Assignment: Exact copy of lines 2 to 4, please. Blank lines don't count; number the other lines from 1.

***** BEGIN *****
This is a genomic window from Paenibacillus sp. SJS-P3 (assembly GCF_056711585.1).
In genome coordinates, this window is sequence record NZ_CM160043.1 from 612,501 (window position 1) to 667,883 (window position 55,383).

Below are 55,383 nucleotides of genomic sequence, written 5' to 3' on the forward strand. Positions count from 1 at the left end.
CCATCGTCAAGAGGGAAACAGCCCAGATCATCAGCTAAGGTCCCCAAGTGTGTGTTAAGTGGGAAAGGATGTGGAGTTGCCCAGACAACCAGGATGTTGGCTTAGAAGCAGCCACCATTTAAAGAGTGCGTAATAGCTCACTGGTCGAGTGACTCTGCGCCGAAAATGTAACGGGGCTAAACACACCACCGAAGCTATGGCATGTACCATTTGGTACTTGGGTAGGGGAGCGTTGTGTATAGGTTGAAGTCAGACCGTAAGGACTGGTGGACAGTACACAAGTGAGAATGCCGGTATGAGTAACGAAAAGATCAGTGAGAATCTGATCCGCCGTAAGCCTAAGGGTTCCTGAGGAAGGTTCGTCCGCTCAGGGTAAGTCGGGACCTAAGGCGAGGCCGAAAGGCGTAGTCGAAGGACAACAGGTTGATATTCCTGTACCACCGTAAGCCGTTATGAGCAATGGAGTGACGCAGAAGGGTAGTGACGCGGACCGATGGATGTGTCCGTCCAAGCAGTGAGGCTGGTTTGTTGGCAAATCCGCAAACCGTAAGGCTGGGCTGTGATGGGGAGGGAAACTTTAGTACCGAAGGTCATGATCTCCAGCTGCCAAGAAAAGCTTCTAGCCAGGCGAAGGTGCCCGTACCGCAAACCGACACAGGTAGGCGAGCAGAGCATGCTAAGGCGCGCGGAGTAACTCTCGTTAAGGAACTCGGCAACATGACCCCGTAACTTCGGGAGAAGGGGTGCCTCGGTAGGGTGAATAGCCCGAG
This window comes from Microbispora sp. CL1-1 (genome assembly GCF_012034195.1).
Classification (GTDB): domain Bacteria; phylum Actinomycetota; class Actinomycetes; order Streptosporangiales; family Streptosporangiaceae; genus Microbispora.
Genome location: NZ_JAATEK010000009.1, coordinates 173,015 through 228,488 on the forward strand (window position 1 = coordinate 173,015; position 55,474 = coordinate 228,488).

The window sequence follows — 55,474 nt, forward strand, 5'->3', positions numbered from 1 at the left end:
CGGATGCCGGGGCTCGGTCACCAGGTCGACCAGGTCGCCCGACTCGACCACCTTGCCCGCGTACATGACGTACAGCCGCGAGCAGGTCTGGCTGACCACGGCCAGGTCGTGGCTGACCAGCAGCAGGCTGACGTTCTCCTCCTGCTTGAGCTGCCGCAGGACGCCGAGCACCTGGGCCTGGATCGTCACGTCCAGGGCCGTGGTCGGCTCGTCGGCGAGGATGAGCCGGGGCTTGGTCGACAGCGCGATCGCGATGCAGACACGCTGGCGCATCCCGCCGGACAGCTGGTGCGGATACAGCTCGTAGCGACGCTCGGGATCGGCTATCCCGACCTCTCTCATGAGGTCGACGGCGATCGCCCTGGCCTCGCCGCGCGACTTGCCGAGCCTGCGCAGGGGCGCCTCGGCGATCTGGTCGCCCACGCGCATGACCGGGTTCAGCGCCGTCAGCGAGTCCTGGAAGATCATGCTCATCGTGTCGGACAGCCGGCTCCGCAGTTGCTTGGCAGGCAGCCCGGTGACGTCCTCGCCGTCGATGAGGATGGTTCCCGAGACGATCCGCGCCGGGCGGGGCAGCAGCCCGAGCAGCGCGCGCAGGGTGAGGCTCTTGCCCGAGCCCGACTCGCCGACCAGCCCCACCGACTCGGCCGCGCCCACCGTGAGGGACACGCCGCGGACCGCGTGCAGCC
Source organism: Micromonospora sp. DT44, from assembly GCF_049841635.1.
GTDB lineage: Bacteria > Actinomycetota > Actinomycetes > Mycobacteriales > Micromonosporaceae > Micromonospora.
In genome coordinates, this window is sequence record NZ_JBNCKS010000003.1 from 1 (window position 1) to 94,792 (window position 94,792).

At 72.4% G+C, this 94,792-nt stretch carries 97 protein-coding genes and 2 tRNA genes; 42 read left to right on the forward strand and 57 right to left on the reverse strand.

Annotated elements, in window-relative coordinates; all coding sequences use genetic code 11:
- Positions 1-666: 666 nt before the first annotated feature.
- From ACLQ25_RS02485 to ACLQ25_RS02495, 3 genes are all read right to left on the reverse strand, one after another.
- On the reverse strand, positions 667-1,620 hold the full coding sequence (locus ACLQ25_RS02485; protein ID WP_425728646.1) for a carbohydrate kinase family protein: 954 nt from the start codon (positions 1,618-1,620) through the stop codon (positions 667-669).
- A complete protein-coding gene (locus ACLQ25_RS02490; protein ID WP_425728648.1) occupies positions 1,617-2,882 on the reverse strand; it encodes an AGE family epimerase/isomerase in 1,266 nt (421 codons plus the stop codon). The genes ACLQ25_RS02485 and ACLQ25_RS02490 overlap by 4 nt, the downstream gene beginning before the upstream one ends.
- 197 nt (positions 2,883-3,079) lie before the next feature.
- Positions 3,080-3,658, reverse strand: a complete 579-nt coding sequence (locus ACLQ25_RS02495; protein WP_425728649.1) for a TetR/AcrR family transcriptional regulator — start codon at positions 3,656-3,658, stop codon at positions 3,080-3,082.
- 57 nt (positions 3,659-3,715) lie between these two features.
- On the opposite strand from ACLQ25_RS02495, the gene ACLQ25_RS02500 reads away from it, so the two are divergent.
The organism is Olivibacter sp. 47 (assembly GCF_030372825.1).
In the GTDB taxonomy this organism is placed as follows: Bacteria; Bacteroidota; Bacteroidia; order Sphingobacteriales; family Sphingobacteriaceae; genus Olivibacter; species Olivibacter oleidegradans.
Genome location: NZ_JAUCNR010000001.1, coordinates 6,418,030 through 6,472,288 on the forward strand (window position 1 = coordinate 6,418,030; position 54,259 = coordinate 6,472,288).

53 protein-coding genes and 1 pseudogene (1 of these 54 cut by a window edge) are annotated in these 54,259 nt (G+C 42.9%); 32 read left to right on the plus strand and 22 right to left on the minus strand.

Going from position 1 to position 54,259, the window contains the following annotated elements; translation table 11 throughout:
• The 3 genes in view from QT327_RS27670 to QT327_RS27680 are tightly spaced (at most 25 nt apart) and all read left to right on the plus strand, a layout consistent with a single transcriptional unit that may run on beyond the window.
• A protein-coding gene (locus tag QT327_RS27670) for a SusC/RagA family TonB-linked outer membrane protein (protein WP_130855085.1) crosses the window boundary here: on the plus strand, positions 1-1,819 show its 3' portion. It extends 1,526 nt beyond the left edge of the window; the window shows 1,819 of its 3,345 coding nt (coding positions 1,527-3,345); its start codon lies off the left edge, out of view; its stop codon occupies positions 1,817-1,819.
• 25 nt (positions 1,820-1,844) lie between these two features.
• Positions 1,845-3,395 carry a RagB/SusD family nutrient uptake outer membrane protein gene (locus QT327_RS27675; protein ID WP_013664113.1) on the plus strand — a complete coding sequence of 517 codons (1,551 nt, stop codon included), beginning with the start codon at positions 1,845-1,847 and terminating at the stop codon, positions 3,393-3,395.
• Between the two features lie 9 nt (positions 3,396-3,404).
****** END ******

In genome coordinates, this window is sequence record NZ_CM160043.1 from 612,501 (window position 1) to 667,883 (window position 55,383).

Below are 55,383 nucleotides of genomic sequence, written 5' to 3' on the forward strand. Positions count from 1 at the left end.
CCATCGTCAAGAGGGAAACAGCCCAGATCATCAGCTAAGGTCCCCAAGTGTGTGTTAAGTGGGAAAGGATGTGGAGTTGCCCAGACAACCAGGATGTTGGCTTAGAAGCAGCCACCATTTAAAGAGTGCGTAATAGCTCACTGGTCGAGTGACTCTGCGCCGAAAATGTAACGGGGCTAAACACACCACCGAAGCTATGGCATGTACCATTTGGTACTTGGGTAGGGGAGCGTTGTGTATAGGTTGAAGTCAGACCGTAAGGACTGGTGGACAGTACACAAGTGAGAATGCCGGTATGAGTAACGAAAAGATCAGTGAGAATCTGATCCGCCGTAAGCCTAAGGGTTCCTGAGGAAGGTTCGTCCGCTCAGGGTAAGTCGGGACCTAAGGCGAGGCCGAAAGGCGTAGTCGAAGGACAACAGGTTGATATTCCTGTACCACCGTAAGCCGTTATGAGCAATGGAGTGACGCAGAAGGGTAGTGACGCGGACCGATGGATGTGTCCGTCCAAGCAGTGAGGCTGGTTTGTTGGCAAATCCGCAAACCGTAAGGCTGGGCTGTGATGGGGAGGGAAACTTTAGTACCGAAGGTCATGATCTCCAGCTGCCAAGAAAAGCTTCTAGCCAGGCGAAGGTGCCCGTACCGCAAACCGACACAGGTAGGCGAGCAGAGCATGCTAAGGCGCGCGGAGTAACTCTCGTTAAGGAACTCGGCAACATGACCCCGTAACTTCGGGAGAAGGGGTGCCTCGGTAGGGTGAATAGCCCGAG